Blue Jays, Royals split doubleheader with strong pitching performances
Steven Matz carried no-hitter into 6th inning of afternoon win
The Kansas City Royals and Toronto Blue Jays got wildly different yet equally effective pitching performances in splitting their day-night doubleheader on Saturday.
In the opener, starter Steven Matz held the Royals without a hit into the sixth inning, and Jonathan Davis and Vladimir Guerrero Jr. homered to give the Blue Jays a 5-1 victory. In the nightcap, the Royals followed veteran Ervin Santana's spot start with four relief pitchers before Salvador Perez's two-out, walk-off homer gave them a 3-2 win.
Greg Holland (2-1) was the last of the relievers in Game 2 for Kansas City, working around an error in the seventh inning to keep the game tied 2-all. Joel Payamps (0-1) then retired Whit Merrifield and Andrew Benintendi in the bottom half before Perez sent a pitch splashing into the left-field fountains to earn the doubleheader split.
Or maybe he was just ready to go home after Friday's rainout forced them to play a doubleheader.
The afternoon began with Matz (3-0) allowing just a pair of walks before Nicky Lopez's blooper with one out in the sixth inning. He gave up Benintendi's two-out double later in the inning for the only other blemish on an otherwise excellent outing — six innings, five strikeouts and just five balls that left the infield.
"It's fun to get in a groove early in the season, especially when you have a lineup like this," said Matz, who struggled with injuries throughout his six seasons with the Mets. "Get a little better every time out. That's the goal going forward."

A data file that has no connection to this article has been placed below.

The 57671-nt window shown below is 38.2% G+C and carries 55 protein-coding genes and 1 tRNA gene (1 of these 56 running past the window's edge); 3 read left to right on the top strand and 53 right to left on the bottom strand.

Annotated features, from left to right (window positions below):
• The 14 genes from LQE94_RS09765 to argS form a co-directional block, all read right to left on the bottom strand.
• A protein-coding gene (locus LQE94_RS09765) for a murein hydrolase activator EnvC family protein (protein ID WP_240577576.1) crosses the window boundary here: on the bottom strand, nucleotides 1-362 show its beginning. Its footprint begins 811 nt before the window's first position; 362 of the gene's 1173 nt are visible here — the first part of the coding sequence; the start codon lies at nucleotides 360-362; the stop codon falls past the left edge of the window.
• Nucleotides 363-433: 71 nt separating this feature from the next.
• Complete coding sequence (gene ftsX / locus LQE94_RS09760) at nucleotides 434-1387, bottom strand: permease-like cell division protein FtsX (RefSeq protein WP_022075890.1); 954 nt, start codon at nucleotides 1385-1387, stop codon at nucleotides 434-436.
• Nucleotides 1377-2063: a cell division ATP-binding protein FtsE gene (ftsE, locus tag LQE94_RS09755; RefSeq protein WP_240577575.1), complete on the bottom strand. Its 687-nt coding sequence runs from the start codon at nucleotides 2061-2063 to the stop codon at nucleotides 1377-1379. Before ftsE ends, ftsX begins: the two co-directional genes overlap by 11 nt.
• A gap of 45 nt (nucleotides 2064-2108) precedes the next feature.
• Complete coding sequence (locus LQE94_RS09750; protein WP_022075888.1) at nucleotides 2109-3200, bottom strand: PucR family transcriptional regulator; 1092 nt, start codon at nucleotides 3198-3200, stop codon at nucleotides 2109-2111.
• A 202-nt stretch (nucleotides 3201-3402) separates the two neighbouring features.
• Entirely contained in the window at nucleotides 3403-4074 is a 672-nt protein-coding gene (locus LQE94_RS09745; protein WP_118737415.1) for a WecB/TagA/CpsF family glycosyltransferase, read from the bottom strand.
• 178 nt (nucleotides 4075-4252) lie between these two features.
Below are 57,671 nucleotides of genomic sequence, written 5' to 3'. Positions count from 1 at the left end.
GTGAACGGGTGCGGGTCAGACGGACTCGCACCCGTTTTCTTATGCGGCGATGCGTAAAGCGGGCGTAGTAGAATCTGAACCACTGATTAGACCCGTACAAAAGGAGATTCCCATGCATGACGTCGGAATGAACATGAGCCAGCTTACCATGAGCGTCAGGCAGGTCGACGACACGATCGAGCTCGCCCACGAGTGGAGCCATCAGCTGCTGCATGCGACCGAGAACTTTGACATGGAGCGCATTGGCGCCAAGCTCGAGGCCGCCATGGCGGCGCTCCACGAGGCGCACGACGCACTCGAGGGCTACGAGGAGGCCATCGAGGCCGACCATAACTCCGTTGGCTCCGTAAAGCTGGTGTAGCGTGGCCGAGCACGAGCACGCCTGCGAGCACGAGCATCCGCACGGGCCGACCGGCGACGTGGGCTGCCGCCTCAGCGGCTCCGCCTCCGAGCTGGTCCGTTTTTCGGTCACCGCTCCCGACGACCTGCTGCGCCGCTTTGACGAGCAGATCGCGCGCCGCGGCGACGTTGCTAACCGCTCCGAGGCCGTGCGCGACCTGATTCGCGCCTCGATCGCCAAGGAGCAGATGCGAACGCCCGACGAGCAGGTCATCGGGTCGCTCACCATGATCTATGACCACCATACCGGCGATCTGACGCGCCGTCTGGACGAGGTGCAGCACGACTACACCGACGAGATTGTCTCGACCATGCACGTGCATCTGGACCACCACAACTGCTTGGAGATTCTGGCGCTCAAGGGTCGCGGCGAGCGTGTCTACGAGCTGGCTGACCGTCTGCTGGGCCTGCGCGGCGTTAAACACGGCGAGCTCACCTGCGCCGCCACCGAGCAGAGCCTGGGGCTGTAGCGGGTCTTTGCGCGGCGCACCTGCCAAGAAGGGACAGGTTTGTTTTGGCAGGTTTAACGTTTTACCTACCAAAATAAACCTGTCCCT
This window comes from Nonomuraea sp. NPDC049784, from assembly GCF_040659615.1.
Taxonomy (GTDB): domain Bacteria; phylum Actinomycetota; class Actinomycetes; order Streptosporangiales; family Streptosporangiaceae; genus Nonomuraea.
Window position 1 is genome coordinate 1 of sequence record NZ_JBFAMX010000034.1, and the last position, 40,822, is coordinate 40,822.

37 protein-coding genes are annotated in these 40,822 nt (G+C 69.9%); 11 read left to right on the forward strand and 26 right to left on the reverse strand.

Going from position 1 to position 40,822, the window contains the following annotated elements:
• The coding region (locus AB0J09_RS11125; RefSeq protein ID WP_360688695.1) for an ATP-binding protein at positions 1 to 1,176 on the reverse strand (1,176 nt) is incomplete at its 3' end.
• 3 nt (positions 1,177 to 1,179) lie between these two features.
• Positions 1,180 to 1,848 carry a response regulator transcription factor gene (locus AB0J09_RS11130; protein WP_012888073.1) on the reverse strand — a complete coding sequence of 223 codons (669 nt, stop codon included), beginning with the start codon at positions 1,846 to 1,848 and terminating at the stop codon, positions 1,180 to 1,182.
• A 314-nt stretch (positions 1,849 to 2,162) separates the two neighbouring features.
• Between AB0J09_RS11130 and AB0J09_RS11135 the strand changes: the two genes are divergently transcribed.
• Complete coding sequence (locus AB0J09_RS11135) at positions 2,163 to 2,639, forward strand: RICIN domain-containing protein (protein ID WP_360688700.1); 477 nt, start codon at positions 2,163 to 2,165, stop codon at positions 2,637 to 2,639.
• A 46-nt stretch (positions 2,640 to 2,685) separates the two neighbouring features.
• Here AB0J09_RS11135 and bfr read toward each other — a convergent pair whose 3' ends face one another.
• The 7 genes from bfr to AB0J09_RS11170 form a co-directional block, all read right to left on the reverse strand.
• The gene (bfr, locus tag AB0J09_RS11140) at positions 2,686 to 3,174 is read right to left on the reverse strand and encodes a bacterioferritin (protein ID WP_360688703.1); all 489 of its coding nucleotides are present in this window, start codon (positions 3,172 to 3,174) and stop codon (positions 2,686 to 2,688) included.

Minor (1-1) retired his first two batters before Guerrero and Randal Grichuk hit back-to-back singles and Lourdes Gurriel Jr. drilled a two-run double off the wall. That was all the runs until Davis hit his first homer, a drive off the left-field foul pole leading off the fifth. Guerrero tagged his second homer of the series leading off the sixth.
"Always looking for the first one," Davis said, "and now I can breath a little bit."
The only no-hitter in Blue Jays history is Dave Stieb's 3-0 win over Cleveland on Sept. 2, 1990.
"We ran into a good start today. Matz was throwing the ball well," Matheny said. "He had good late movement — you could tell the guys weren't seeing the late movement. Really baring in, using the back door."
The second game was tied 2-2 in the fourth inning, turning it into a chess match between bullpens. The Blue Jays' finally cracked when Payamps, their fourth reliever after spot-starter Tommy Milone, served up Perez's game-ending homer.
"We knew we had well-rested arms in the bullpen ready for leverage," Matheny said. "I thought everybody did a nice job coming through. That's a tough one. All of them did a fantastic job of keeping us right there with a good offence."
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